This week’s parasha, Va-Yakhel, deals with two completely different kinds of activities: the management of Time and the organization of Space. The account of how the Mishkan was actually built opens (Exodus 35:1) precisely as the instructions for building it closed (Exodus 31:12) — with the command to keep Shabbat. Space and Time. Time and Space.

With regard to managing time, we are given very little to go on; keeping Shabbat boils down to rest and no work. When it comes to organizing space, by contrast, nothing is left to chance; every possible detail about constructing the Mishkan is covered. More than that, it is specified the entire project must be undertaken and overseen by experts: ‘Let, then, Bezalel and Oholiab and all the skilled persons whom the LORD has endowed with skill and ability to perform expertly all the tasks connected with the work of the sanctuary carry out all that the LORD has commanded (Exodus 36:1).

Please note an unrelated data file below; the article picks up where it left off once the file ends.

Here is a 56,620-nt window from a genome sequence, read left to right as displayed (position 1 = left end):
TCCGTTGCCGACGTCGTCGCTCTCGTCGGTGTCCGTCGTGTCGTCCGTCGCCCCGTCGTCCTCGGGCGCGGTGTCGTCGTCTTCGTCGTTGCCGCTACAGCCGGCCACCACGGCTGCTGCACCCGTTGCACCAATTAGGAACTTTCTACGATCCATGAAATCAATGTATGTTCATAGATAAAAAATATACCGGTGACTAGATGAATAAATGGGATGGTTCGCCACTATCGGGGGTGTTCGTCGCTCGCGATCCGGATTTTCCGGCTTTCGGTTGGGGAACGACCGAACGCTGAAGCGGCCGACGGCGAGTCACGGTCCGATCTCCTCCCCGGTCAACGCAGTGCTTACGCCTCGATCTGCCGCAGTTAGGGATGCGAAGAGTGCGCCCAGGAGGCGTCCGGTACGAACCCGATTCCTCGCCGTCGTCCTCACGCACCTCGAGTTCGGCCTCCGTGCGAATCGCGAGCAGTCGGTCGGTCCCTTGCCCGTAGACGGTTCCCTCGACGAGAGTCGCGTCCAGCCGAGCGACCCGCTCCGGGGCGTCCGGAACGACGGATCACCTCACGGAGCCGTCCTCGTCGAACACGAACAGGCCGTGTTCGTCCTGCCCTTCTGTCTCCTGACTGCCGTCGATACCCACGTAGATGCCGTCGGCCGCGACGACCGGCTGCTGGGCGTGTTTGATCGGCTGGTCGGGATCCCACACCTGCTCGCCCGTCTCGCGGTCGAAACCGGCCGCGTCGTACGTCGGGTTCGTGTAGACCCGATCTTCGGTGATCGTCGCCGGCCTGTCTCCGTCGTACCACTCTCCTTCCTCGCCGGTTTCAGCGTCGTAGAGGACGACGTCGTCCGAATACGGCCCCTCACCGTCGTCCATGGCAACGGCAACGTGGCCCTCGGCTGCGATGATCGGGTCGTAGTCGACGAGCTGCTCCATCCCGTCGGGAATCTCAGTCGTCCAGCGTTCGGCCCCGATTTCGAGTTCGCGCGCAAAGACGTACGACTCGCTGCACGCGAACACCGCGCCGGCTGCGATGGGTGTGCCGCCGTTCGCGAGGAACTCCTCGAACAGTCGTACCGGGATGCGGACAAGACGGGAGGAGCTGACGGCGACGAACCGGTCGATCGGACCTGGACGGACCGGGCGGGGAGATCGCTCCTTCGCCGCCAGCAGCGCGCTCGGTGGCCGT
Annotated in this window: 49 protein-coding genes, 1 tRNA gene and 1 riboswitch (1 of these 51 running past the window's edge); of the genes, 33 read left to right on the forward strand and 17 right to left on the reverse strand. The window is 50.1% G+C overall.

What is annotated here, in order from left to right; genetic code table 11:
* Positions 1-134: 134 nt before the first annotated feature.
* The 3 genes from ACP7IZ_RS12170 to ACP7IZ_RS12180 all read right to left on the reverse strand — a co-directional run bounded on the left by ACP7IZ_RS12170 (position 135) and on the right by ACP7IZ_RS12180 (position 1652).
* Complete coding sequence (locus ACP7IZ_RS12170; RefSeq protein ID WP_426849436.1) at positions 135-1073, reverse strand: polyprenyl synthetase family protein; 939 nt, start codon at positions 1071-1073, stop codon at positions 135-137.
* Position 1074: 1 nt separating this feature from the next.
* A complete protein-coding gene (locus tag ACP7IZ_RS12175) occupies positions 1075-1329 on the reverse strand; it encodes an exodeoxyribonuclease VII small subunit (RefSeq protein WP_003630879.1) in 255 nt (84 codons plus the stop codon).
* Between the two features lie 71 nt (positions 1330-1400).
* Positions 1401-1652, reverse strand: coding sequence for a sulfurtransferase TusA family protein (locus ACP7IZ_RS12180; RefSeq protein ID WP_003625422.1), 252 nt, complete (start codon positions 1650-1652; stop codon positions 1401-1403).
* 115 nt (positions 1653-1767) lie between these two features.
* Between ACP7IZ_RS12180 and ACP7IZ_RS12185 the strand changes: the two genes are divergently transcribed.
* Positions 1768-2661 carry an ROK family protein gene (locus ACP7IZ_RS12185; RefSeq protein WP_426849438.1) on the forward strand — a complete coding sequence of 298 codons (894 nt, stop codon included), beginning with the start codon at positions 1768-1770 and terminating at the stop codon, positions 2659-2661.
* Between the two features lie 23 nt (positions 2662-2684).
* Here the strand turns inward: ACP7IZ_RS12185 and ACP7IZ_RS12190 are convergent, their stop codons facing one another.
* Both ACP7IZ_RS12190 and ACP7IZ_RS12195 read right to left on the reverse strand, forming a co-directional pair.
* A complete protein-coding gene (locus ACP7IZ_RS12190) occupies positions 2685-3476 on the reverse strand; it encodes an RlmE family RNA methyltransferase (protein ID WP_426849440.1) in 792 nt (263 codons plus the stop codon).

Some people are natural time managers, some are born with the disposition to organize space, and some have an innate talent for both. What’s clear, though, is that each skill requires, to a greater or lesser degree, training and experience.

Religious priorities and historical circumstances have given the Jewish people practically unlimited opportunities to practice their time management skills : ‘These are My fixed times, the fixed times of the LORD, which you shall proclaim as sacred occasions’ (Leviticus 23:2). Shabbat and the Festivals can be celebrated and observed in every corner of the Diaspora, and then there are the daily prayers to organize: Shacharit, Mincha, Ma’ariv, Shacharit, Mincha, Ma’ariv…

But space is a very different matter. Many Diaspora Jewish communities were unable, or chose not to, build elaborate synagogues. With some important exceptions, those who did often built derivative mediocrities or worse. And needless to say the architects, construction workers and craftsmen themselves tended not to be Jewish.